Treatments that May Alleviate Akathisia : Emergency Medicine News

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Treatments that May Alleviate Akathisia

Lin, Michelle MD

Emergency Medicine News 45(5):p 24, May 2023. | DOI: 10.1097/01.EEM.0000935692.97255.59
    akathisia, treatments, dopaminergic blocking agents, droperidol, prochlorperazine, metoclopramide, antipsychotic medications, beta blockers, propranolol, mirtazapine, anticholinergic, benztropine, benzodiazepine, amantadine, clonidine, mianserin, cyproheptadine

    Akathisia is an uncomfortable side effect of dopaminergic blocking agents such as droperidol, prochlorperazine, metoclopramide, and various antipsychotic medications. This occurs in a dose-dependent fashion.

    Some patients become so restless and agitated that they leave the emergency department against medical advice. The limited evidence shows that first-line agents might include:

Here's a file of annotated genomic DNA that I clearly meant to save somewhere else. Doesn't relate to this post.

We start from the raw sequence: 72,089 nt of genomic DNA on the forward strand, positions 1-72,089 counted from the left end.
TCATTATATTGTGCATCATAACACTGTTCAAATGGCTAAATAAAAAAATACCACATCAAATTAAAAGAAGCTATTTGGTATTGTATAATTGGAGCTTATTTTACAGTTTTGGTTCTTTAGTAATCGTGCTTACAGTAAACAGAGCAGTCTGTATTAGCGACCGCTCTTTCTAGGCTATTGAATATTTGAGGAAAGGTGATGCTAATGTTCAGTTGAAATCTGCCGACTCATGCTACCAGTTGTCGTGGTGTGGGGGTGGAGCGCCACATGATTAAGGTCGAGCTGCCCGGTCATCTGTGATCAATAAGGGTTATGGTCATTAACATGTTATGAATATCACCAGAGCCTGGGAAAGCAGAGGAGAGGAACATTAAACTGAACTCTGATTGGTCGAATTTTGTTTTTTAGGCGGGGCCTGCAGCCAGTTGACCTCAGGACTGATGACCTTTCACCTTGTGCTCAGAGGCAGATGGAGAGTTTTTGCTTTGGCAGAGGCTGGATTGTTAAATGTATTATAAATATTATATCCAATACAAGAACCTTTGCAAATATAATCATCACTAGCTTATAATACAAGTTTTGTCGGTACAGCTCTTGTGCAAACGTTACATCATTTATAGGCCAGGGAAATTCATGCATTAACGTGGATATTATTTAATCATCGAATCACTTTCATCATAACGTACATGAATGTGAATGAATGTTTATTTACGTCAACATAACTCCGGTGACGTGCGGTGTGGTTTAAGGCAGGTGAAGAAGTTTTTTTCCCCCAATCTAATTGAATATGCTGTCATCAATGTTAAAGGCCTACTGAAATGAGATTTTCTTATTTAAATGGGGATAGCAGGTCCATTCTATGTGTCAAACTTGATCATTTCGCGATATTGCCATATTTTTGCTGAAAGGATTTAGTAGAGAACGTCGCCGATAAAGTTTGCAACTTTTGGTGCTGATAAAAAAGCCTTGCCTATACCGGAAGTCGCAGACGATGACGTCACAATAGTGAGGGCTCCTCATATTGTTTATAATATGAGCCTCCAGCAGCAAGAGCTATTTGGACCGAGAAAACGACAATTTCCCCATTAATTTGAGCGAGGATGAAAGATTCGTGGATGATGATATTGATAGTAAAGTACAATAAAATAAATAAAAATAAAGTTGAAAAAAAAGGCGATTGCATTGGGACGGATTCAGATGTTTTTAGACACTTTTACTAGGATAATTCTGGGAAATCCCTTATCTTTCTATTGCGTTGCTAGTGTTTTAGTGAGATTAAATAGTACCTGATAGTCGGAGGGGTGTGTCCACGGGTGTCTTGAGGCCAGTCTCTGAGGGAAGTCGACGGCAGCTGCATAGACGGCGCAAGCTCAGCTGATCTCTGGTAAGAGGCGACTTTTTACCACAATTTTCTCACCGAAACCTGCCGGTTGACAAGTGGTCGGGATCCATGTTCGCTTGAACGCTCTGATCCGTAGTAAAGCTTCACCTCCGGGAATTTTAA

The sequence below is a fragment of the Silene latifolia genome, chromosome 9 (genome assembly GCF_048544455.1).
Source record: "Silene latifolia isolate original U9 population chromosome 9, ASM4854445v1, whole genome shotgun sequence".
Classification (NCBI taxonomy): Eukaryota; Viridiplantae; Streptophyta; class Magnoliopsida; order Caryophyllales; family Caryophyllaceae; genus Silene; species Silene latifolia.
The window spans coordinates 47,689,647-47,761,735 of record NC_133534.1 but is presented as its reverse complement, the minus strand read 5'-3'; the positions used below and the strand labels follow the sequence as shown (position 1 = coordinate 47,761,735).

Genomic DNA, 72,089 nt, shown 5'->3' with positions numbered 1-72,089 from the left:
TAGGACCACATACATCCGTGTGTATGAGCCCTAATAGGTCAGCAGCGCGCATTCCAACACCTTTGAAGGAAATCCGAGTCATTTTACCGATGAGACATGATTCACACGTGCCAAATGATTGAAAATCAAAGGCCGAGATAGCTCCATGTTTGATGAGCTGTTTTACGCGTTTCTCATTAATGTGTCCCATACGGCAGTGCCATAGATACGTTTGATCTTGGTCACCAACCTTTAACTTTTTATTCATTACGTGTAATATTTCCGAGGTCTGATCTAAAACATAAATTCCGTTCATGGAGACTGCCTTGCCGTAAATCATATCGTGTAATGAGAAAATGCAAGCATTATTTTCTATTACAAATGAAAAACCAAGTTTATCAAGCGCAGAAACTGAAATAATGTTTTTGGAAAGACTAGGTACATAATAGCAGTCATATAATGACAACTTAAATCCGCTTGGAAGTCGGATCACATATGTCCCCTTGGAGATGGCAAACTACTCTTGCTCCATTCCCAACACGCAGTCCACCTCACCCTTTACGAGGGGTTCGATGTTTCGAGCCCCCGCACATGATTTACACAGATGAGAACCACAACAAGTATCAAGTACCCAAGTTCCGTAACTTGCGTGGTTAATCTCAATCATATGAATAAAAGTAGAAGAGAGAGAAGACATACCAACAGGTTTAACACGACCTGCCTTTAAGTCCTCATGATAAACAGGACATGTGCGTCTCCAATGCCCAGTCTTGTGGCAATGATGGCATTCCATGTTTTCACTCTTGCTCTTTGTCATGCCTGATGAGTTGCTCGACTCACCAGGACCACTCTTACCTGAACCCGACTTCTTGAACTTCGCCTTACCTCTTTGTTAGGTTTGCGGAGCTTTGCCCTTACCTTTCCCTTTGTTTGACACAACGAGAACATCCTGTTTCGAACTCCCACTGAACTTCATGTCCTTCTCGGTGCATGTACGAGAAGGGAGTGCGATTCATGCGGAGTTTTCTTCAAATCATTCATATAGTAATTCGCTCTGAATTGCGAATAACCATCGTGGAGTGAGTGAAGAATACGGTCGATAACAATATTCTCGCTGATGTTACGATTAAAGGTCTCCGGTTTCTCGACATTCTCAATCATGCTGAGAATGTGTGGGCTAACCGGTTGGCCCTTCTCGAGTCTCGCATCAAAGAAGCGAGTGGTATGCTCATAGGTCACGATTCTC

• Beta blockers such as propranolol 40-80 mg/day.
    • Mirtazapine (a tetracycline antidepressant) 15 mg/day.
    • Anticholinergic such as benztropine 1.5-8 mg/day if there is evidence of Parkinsonism.

    Second-line agents include:

    • Benzodiazepine.
    • Amantadine (dopamine agonist) or clonidine (alpha blocker).
    • Mianserin or cyproheptadine (tetracycline antidepressants).

    Do not re-dose the medication if akathisia occurs after a single dose, and consider giving propranolol and a benzodiazepine to help allay the symptoms.

    Read a great review on this in Current Neuropharmacology. (2017;15[5]:789;

    Dr. Linis the founder, CEO, and editor-in-chief of Academic Life in Emergency Medicine ( and a professor of emergency medicine at the University of California San Francisco with interests in health professions education and digital scholarship. Follow her on Instagram@MichelleLinMDand on Twitter@M_Lin.

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